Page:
Fraud Prevention – The Tip of the Iceberg

Andrew Froehlich, Network Engineer & IT Consultant | 2/29/2012 | 27 comments

Andrew Froehlich
The Department of Health and Human Services released its 2011 Health Care Fraud and Abuse Control Program report last week. In a press release, the department detailed how the federal government won or negotiated about $4.1 billion in healthcare fraud judgments and settlements.

That's a substantial amount of tax dollars, and it's great to see success stories such as this, which can help lower the overall cost of healthcare. In fact, it was far and away the most money that the HHS has ever recovered.

How did it become so good at cracking down on healthcare fraud perpetrators? There are hard-working individuals on "Medicare fraud strike force teams," but a great deal of credit must also go to the government's new Fraud Prevention System (FPS).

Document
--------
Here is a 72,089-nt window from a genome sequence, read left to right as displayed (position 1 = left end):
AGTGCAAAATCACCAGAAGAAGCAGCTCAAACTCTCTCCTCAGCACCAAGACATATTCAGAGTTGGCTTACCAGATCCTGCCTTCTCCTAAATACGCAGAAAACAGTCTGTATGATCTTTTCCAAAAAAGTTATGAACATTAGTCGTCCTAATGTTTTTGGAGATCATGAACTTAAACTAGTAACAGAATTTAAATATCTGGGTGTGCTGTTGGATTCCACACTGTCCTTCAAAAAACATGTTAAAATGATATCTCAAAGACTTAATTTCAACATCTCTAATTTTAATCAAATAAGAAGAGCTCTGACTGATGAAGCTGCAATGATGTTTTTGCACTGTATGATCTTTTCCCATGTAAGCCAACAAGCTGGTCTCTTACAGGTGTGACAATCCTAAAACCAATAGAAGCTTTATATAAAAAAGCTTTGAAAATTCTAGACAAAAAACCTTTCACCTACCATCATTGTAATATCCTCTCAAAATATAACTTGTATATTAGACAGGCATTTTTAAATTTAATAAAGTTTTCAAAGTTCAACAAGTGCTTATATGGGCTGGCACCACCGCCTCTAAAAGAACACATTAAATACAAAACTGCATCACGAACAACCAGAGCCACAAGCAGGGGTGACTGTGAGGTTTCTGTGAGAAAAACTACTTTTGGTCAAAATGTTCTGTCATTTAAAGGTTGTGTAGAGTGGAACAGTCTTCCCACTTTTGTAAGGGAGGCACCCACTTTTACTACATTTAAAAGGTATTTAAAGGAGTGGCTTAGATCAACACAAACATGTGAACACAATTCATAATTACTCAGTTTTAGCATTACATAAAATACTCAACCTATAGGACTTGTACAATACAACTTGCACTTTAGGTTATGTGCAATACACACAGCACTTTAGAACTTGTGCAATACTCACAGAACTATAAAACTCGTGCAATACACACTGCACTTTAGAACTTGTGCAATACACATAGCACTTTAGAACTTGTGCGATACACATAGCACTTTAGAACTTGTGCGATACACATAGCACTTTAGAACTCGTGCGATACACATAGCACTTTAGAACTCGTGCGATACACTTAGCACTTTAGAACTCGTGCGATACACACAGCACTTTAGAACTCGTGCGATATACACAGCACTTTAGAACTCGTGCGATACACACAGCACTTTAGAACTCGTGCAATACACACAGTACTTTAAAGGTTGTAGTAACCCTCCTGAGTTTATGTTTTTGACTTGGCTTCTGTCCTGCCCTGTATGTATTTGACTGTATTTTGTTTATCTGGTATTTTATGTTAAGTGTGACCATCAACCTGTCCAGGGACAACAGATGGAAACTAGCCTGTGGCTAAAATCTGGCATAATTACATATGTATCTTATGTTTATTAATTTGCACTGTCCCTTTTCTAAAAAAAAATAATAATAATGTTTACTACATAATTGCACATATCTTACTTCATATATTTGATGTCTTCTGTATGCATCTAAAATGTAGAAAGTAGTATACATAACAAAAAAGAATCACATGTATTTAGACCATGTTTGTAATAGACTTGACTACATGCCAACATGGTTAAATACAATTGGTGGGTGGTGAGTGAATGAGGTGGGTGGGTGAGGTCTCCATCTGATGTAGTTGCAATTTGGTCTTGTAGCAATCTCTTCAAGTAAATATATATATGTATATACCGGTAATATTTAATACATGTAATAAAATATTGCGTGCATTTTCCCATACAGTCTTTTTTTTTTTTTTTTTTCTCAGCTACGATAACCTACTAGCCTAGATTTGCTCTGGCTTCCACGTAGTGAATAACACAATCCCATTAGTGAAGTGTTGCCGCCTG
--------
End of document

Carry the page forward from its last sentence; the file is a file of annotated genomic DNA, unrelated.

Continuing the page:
Just last year, the Centers for Medicare & Medicaid Services were allotted about $270 million in funding from the HHS and Congress to combat fraud and waste within the federal healthcare system. According to an annual report (PDF download), the CMS used a portion of the funds to "build on existing fraud prevention activities and implement new advanced technology to ensure that accurate payments are made to legitimate providers for appropriate and reasonable services for eligible beneficiaries of the federal health care programs." The FPS was born from this funding.

The system, which went live in June, uses the same predictive modeling technologies that credit card companies use today.

This is interesting, because it would seem that fraud prevention software has become easier to repurpose for varying types of data and predictive informaton. Previously, these systems were designed and built for a specific purpose, usually in the financial servies industry, but now they are much more flexible and can adapt to fit many different environments.

Much of the problem with implementing fraud prevention systems in other areas had to do with the fact that data was not always stored digitally. And even if it was, it was dispersed in multiple databases and in differing formats. But now that there is a push for digital medical record standards, all the data is beginning to line up, and that makes it very easy to wrap data mining and prediction analytics tools around it.